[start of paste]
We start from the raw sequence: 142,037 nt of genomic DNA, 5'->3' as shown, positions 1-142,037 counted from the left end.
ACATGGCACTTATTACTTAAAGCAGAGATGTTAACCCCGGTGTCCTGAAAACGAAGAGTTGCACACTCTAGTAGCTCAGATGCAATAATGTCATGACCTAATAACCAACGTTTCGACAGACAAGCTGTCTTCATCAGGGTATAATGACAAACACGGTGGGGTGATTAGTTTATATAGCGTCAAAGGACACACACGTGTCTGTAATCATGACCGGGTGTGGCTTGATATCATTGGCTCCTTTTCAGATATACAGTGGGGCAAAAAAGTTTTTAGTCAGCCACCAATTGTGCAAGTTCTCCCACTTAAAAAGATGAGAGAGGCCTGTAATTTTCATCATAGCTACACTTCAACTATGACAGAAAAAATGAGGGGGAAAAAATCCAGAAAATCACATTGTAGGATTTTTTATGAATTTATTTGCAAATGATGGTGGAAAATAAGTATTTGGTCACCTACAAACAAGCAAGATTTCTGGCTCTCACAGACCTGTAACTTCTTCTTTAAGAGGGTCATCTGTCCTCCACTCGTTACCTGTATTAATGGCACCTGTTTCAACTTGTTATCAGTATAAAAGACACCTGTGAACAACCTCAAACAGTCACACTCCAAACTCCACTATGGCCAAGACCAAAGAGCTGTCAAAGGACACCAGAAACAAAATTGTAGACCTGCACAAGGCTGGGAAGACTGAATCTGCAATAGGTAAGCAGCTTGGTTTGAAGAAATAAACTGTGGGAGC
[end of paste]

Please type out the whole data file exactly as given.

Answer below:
We start from the raw sequence: 142,037 nt of genomic DNA, 5'->3' as shown, positions 1-142,037 counted from the left end.
ACATGGCACTTATTACTTAAAGCAGAGATGTTAACCCCGGTGTCCTGAAAACGAAGAGTTGCACACTCTAGTAGCTCAGATGCAATAATGTCATGACCTAATAACCAACGTTTCGACAGACAAGCTGTCTTCATCAGGGTATAATGACAAACACGGTGGGGTGATTAGTTTATATAGCGTCAAAGGACACACACGTGTCTGTAATCATGACCGGGTGTGGCTTGATATCATTGGCTCCTTTTCAGATATACAGTGGGGCAAAAAAGTTTTTAGTCAGCCACCAATTGTGCAAGTTCTCCCACTTAAAAAGATGAGAGAGGCCTGTAATTTTCATCATAGCTACACTTCAACTATGACAGAAAAAATGAGGGGGAAAAAATCCAGAAAATCACATTGTAGGATTTTTTATGAATTTATTTGCAAATGATGGTGGAAAATAAGTATTTGGTCACCTACAAACAAGCAAGATTTCTGGCTCTCACAGACCTGTAACTTCTTCTTTAAGAGGGTCATCTGTCCTCCACTCGTTACCTGTATTAATGGCACCTGTTTCAACTTGTTATCAGTATAAAAGACACCTGTGAACAACCTCAAACAGTCACACTCCAAACTCCACTATGGCCAAGACCAAAGAGCTGTCAAAGGACACCAGAAACAAAATTGTAGACCTGCACAAGGCTGGGAAGACTGAATCTGCAATAGGTAAGCAGCTTGGTTTGAAGAAATAAACTGTGGGAGC